We stand at the beginning of history. For every person alive today, ten have lived and died in the past. But if human beings survive as long as the average mammal species, then for every person alive today, a thousand people will live in the future. We are the ancients. On the scale of a typical human life, humanity today is barely an infant struggling to walk.
Although the future of our species may yet be long, it may instead be fleeting. Of the many developments that have occurred since this magazine’s first issue a century ago, the most profound is humanity’s ability to end itself. From climate change to nuclear war, engineered pandemics, uncontrolled artificial intelligence (AI), and other destructive technologies not yet foreseen, a worrying number of risks conspire to threaten the end of humanity.
Just over 30 years ago, as the Cold War came to an end, some thinkers saw the future unfurling in a far more placid way. The threat of apocalypse, so vivid in the Cold War imagination, had begun to recede. The end of communism a few decades after the defeat of fascism during World War II seemed to have settled the major ideological debates. Capitalism and democracy would spread inexorably. The political theorist Francis Fukuyama divided the world into “post-historical” and “historical” societies. War might persist in certain parts of the world in the shape of ethnic and sectarian conflicts, for instance. But large-scale wars would become a thing of the past as more and more countries joined the likes of France, Japan, and the United States on the other side of history. The future offered a narrow range of political possibilities, as it promised relative peace, prosperity, and ever-widening individual freedoms.
The prospect of a timeless future has given way to visions of no future at all. Ideology remains a fault line in geopolitics, market globalization is fragmenting, and great-power conflict has become increasingly likely. But the threats to the future are bigger still, with the possibility of the eradication of the human species. In the face of that potential oblivion, the range of political and policy debates is likely to be wider in the years ahead than it has been in decades. The great ideological disputes are far from settled. In truth, we are likely to encounter bigger questions and be forced to consider more radical proposals that reflect the challenges posed by the transformations and perils ahead. Our horizons must expand, not shrink.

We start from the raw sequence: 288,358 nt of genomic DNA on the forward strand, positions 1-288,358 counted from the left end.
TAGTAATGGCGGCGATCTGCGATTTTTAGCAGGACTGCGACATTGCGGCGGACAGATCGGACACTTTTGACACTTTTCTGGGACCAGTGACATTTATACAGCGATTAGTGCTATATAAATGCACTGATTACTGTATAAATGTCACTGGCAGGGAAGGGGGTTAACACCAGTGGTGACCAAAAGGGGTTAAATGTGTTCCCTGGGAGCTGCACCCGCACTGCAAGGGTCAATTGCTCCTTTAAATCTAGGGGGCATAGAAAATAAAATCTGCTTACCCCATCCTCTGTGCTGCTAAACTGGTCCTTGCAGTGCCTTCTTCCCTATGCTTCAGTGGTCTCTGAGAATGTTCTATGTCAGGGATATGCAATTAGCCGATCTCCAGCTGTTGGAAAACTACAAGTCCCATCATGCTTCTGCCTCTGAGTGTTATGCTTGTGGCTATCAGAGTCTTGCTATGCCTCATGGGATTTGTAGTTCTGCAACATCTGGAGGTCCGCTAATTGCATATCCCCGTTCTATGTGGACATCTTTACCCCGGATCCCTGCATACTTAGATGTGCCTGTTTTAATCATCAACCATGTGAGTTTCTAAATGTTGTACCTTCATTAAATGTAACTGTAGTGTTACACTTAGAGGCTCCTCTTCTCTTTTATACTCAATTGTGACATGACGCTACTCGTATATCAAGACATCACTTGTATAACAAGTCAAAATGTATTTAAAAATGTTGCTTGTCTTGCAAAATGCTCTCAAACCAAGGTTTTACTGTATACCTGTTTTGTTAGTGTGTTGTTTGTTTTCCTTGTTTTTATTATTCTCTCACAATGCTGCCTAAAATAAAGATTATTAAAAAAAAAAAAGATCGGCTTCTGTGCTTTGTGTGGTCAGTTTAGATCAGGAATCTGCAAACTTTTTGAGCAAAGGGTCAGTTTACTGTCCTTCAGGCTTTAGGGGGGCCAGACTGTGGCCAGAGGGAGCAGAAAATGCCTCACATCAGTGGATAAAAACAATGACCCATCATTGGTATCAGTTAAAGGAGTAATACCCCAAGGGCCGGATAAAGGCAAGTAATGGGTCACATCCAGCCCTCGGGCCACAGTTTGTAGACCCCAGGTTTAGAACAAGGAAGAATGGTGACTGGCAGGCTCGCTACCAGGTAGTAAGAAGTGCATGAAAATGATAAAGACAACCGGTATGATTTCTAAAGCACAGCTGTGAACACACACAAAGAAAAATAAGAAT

Chief among those challenges is how humanity manages the dangers of its own genius. Advances in weaponry, biology, and computing could spell the end of the species, either through deliberate misuse or a large-scale accident. Societies face risks whose sheer scale could paralyze any concerted action. But governments can and must take meaningful steps today to ensure the survival of the species without forgoing the benefits of technological progress. Indeed, the world will need innovation to overcome several cataclysmic dangers it already faces—humanity needs to be able to generate and store clean energy, detect novel diseases when they can still be contained, and maintain peace between the great powers without relying on a delicate balance of nuclear-enabled mutually assured destruction.
Far from a safe resting place, the technological and institutional status quo is a precarious predicament from which societies need to escape. To lay the groundwork for this escape, governments must become more aware of the risks they face and develop a robust institutional apparatus for managing them. This includes embedding a concern for worst-case scenarios into relevant areas of policymaking and embracing an idea known as “differential technological development”—reining in work that would produce potentially dangerous outcomes, such as biological research that can be weaponized, while funding and otherwise accelerating those technologies that would help reduce risk, such as wastewater monitoring for pathogen detection.
The greatest shift needed is one of perspective. Fukuyama looked to the future a little mournfully, seeing a gray, undramatic expanse—a tableau for technocrats. “The end of history will be a very sad time,” he wrote in 1989, in which “daring, courage, imagination, and idealism, will be replaced by economic calculation, the endless solving of technical problems, environmental concerns, and the satisfaction of sophisticated consumer demands.” But at this beginning of history, this critical juncture in the human story, it will take daring and imagination to meet the various challenges ahead. Contrary to what Fukuyama foresaw, the political horizon has not narrowed to a sliver. Enormous economic, social, and political transformations remain possible—and necessary. If we act wisely, the coming century will be defined by the recognition of what we owe the future, and our grandchildren’s grandchildren will look back at us with gratitude and pride. If we mess up, they might never see the light of day.